Simon English: Sir Mervyn may seem like yesterday's man but we should heed his advice


Outlook It's understandable that some folk lately see Sir Mervyn King as part of the problem. A fusty guy who was in charge when everything went haywire, still lecturing everyone else about their failings even as he shuffles off towards retirement. He should stop banging on about what's wrong with us and adopt a different approach.

How about this one: Open mouth. Insert sock. Chew.

The Bank of England governor doesn't have a necessarily winning way. He knows more than you do, which makes the question you just asked him an embarrassment to both parties, is his typical opening stance. (He regards press questions the way Geoffrey Boycott regarded the first 50 overs – deliveries to be patted back with suspicion).

And lately there is a chance that he's overexposed, but then it's not his fault that what he says gets reported so regularly. He'd far rather be out of the papers than in them.

That we collectively get bored with people in public life is understandable and Sir Merv has been around for more than a while.

But there's every chance that he will turn out to be someone we rather miss. His stewardship of the Bank of England may lately be regarded as a period of stoic ambassadorship, before the new man, some loony from Canada, took charge and all hell broke loose.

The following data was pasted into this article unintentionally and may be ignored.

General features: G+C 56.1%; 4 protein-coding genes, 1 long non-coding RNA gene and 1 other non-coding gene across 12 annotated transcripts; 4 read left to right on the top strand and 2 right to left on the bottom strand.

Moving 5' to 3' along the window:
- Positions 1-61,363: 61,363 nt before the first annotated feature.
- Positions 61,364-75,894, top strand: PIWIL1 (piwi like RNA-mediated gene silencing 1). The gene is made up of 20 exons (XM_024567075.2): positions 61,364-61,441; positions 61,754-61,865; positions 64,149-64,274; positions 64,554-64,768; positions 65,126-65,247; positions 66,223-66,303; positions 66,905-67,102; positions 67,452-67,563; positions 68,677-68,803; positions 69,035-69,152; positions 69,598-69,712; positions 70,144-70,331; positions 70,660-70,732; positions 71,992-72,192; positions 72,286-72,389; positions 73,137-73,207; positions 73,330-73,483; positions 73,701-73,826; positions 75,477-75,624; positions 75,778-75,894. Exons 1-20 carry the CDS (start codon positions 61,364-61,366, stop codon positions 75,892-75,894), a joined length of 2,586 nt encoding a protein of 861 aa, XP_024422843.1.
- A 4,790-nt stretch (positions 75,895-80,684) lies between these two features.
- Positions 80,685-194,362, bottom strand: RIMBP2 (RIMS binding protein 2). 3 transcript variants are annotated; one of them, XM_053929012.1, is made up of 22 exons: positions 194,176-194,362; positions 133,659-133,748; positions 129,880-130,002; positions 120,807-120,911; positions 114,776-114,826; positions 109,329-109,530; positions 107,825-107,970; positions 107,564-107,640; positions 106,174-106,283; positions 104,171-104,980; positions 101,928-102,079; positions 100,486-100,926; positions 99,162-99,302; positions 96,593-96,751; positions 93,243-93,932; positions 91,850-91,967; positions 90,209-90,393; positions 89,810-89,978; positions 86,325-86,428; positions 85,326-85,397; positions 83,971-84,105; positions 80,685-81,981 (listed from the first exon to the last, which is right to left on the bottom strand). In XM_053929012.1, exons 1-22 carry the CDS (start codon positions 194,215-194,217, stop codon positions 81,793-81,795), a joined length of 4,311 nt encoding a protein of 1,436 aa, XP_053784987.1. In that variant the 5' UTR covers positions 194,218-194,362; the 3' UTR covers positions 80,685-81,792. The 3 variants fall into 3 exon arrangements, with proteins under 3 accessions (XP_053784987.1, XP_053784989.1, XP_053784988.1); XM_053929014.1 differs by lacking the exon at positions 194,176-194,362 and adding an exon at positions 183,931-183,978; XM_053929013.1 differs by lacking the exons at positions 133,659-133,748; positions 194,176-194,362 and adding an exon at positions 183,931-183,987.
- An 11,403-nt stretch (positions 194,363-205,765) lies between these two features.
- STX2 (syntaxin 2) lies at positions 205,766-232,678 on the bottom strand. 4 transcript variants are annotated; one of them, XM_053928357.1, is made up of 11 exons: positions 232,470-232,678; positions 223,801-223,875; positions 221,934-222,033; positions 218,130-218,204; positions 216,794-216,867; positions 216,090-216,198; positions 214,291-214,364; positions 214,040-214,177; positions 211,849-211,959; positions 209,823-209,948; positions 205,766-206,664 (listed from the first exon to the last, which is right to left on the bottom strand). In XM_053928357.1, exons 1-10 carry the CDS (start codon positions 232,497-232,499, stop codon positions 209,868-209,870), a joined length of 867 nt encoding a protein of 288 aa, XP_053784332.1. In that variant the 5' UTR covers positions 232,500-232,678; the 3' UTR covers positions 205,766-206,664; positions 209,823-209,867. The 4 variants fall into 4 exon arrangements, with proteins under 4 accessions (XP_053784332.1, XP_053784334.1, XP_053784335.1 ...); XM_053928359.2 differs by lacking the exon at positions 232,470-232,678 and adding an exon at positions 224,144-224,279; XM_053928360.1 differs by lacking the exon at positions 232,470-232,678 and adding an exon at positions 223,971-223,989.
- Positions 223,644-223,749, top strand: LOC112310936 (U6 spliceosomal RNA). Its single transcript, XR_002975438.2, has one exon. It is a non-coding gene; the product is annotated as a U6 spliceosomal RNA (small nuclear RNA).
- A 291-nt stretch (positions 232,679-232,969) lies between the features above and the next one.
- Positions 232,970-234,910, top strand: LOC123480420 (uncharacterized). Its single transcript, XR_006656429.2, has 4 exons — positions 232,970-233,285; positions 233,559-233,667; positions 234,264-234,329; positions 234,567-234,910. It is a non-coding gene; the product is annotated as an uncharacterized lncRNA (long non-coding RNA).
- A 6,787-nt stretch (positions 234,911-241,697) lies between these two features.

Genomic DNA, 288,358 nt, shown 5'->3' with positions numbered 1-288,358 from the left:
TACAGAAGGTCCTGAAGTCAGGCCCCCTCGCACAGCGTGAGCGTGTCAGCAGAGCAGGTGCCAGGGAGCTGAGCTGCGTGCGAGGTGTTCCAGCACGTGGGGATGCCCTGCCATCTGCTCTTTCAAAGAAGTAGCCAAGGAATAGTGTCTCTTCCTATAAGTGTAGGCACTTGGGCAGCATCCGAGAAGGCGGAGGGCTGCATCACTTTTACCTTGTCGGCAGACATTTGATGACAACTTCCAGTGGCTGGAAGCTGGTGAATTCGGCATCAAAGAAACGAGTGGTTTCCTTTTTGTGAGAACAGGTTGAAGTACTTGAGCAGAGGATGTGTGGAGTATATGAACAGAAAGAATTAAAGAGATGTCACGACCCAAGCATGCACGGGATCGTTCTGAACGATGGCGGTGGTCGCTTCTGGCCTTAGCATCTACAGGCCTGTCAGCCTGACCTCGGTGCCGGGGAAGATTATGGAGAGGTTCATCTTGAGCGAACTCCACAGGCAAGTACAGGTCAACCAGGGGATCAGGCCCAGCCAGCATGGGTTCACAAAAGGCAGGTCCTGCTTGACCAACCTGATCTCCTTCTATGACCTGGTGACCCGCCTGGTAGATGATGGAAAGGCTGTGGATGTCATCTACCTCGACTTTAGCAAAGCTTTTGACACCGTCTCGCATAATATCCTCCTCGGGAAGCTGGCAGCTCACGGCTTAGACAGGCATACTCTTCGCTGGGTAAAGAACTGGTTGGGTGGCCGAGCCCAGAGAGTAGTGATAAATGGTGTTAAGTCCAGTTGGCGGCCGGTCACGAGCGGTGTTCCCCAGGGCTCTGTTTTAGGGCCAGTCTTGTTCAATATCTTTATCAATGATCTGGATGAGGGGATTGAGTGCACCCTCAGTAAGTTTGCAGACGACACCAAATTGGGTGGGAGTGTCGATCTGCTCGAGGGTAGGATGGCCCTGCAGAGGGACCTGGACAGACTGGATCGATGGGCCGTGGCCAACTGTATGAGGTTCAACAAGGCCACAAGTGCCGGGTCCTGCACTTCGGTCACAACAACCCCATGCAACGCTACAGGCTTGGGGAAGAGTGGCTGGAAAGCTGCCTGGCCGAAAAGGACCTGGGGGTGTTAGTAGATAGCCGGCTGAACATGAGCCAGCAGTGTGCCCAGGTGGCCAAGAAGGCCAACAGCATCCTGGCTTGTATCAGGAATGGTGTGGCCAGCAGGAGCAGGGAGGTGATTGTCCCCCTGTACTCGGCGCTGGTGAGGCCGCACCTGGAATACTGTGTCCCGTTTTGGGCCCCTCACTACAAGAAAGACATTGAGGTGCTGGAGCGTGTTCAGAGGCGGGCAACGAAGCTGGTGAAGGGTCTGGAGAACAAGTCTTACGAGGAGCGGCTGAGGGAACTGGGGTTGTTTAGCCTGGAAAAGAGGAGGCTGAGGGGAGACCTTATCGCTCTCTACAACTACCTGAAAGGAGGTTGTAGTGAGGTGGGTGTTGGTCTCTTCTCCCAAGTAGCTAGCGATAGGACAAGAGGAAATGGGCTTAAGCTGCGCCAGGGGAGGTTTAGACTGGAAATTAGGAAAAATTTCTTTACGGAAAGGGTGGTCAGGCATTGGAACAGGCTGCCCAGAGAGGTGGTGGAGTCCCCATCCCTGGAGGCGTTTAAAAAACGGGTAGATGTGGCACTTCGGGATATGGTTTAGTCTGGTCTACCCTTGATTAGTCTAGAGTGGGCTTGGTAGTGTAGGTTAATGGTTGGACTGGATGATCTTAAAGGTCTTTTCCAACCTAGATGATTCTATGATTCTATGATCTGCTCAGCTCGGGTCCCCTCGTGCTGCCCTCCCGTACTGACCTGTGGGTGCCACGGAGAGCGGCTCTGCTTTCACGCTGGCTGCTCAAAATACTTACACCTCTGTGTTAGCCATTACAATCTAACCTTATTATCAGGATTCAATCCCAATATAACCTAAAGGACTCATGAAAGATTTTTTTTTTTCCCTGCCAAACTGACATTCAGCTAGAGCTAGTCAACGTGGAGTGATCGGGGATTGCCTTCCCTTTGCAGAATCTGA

Signs of that hell came in yesterday's Financial Stability Report from the Bank of England, issue no 32 for those of you counting.

It's tempting to think that the worst of the banks crisis is in the past, that the bailouts have fixed the main problems and that we are now wiggling our way to security.

If you want to hold on to that idea, don't read this report.

There is, says the FSR, "under-recognition of expected future losses on loans", from the banks. They are still in dreamland, in other words.

There are far more costs coming for PPI mis-selling than the banks have yet fessed up to, and a rising number of "conduct issues" (that's Sir Mervyn-speak for "banks are still ripping us off as a matter of course").

The market value of the four largest UK banks' equity is about £90bn less than book value, warns the report.

What is this telling us? That nobody believes the book value; investors still look at bank balance sheets and regard them as a lie, or at best the most optimistic assessment of the truth possible.

The Financial Policy Committee, under whose guidance the report was published, thinks the banks' accounts should reflect "a proper valuation of their assets", a "realistic assessment" of risk.

"Prior to the crisis," the report notes, "there was little difference" between what banks said their assets were worth and what investors thought they were worth.

That the gaping hole still exists after all we have been through is worrying.

Sir Mervyn isn't noting all of this because he enjoys being miserly; he'd much rather be at the cricket.

He is trying to help us get to somewhere sustainable – perhaps even suggesting the policy of the past four years, let's call it extend and pretend, was useful for a while but that at some point we need to have a reality check and it might as well be now.